"The area of space near the moon offers a true deep space environment to gain experience for human missions that push farther into the solar system, access the lunar surface for robotic missions but with the ability to return to Earth if needed in days rather than weeks or months," NASA added. Read more about plans for the Deep-Space Gateway at Popular Mechanics and NASA. Jeva Lange
Idaho is moving forward with plans to establish the first International Dark Sky Reserve in the United States, a designation for a location so remote from light pollution that you can even see the "interstellar dust clouds" of the Milky Way in the night sky, The Associated Press reports.
Proponents of the reserve plan to file an application this fall to designate 1,400 square miles of central Idaho as part of the dark sky territory. Locals, who would voluntarily take measures to reduce light pollution, are almost unanimously behind the decision in part because they enjoy the celestial splendor as well. "I go out most every night and look at it because it's so dramatic," said Steve Botti, the city council president of Stanley, Idaho.
There are only 11 other Dark Sky Reserves in the world, with the only other in the Americas being Mont-Mégantic in Québec, Canada. The International Dark-Sky Association will take an estimated 10 weeks to decide if the central Idaho region meets its standards after the application is filed.
The Hubble Telescope team has discovered the potential for "substantial amounts of water" on four of seven Earth-sized planets found earlier this year, Axios writes. The system of planets orbits a star called TRAPPIST-1 and is about 40 light years from our own planet.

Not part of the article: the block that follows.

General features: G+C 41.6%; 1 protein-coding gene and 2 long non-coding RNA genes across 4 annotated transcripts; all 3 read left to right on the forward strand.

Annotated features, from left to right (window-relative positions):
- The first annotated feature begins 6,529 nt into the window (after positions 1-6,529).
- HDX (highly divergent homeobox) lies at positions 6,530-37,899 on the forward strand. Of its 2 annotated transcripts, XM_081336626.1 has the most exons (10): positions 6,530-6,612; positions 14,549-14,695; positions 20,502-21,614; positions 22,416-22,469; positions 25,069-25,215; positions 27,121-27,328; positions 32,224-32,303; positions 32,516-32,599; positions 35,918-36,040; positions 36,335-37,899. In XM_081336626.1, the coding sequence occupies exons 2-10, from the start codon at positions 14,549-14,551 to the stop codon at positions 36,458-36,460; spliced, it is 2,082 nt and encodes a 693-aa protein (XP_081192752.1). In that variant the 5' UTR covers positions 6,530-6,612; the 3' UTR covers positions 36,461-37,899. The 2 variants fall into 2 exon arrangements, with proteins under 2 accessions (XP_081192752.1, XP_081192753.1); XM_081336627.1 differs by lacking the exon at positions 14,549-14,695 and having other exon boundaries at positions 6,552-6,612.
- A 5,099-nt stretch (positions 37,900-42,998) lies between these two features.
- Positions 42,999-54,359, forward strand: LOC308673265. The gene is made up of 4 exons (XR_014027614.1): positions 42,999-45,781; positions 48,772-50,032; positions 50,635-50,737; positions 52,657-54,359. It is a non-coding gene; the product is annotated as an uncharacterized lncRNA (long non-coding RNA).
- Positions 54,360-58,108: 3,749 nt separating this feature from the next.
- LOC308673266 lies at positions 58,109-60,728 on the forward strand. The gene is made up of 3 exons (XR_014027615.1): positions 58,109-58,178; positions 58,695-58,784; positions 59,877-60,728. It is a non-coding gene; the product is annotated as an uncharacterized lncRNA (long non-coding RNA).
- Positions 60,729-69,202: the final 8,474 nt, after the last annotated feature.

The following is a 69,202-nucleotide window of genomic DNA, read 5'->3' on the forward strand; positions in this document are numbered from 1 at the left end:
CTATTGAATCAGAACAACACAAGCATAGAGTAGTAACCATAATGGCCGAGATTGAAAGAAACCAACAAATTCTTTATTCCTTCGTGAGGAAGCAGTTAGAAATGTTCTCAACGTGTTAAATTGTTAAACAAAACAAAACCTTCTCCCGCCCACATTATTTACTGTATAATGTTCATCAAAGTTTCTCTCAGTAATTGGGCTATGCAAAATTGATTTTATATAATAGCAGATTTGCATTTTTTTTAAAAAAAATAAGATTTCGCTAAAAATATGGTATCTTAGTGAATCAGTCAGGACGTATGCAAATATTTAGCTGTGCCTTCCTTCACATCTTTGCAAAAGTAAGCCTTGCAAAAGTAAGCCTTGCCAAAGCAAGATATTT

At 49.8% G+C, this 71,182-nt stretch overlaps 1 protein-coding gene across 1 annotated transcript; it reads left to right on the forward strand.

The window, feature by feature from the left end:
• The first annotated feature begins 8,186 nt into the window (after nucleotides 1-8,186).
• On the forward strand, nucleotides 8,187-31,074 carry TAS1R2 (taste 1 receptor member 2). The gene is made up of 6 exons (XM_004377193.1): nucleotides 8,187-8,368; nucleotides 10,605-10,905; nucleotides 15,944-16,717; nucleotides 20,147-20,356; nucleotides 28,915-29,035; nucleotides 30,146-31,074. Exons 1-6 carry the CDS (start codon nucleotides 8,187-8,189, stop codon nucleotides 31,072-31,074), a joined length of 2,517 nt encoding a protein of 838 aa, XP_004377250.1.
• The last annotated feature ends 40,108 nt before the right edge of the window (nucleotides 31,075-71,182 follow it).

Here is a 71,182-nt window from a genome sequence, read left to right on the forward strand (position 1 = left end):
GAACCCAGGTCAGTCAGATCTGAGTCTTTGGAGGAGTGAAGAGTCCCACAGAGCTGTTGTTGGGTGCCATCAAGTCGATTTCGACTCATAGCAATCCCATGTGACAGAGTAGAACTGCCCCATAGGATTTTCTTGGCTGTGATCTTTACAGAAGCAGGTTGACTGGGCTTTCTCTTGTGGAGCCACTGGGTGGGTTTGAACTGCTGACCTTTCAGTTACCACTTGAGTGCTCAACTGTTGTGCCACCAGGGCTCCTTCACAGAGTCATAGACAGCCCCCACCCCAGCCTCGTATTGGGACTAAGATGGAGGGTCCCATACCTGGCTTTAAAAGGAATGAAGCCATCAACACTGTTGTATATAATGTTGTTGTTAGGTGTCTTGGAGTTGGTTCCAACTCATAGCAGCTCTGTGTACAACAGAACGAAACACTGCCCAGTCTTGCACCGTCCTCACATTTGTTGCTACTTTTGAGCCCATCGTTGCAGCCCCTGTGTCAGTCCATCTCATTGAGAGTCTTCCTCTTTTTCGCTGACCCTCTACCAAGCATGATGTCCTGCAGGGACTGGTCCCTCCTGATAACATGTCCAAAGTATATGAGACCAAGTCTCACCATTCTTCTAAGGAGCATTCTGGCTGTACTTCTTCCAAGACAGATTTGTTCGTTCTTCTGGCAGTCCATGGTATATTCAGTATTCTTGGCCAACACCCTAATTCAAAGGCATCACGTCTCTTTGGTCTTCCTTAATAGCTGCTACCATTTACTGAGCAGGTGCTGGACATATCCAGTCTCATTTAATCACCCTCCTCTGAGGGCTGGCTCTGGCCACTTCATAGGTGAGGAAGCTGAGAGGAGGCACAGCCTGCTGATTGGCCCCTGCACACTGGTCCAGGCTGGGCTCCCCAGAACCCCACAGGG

By measuring the ultraviolet light on the planets and the amount of hydrogen leaving them, "results suggest the innermost planets, TRAPPIST-1B and TRAPPIST-1C, could have lost as much as 20 Earth-oceans-worth of water in the last eight billion years," Popular Mechanics writes. "The outer planets, however, including E, F, and G, which orbit in the habitable zone, would have lost less water, and could still retain vast stores of liquid water on the surface."
— Sky at Night Mag (@skyatnightmag) August 21, 2017
Even stranger, the potentially habitable planets all appear to be "tidally locked" with TRAPPIST-1, meaning half the planet exists in unending day and the other in unending night.
The data collected by Hubble "concludes that a few of these outer planets could have been able to hold onto some water, if they accumulated enough during their formation," said Julien de Wit, one of the researchers involved in the study. "But we need to gather more information and actually see a hint of water, which we haven't found yet." Read more about the discovery at Popular Mechanics. Jeva Lange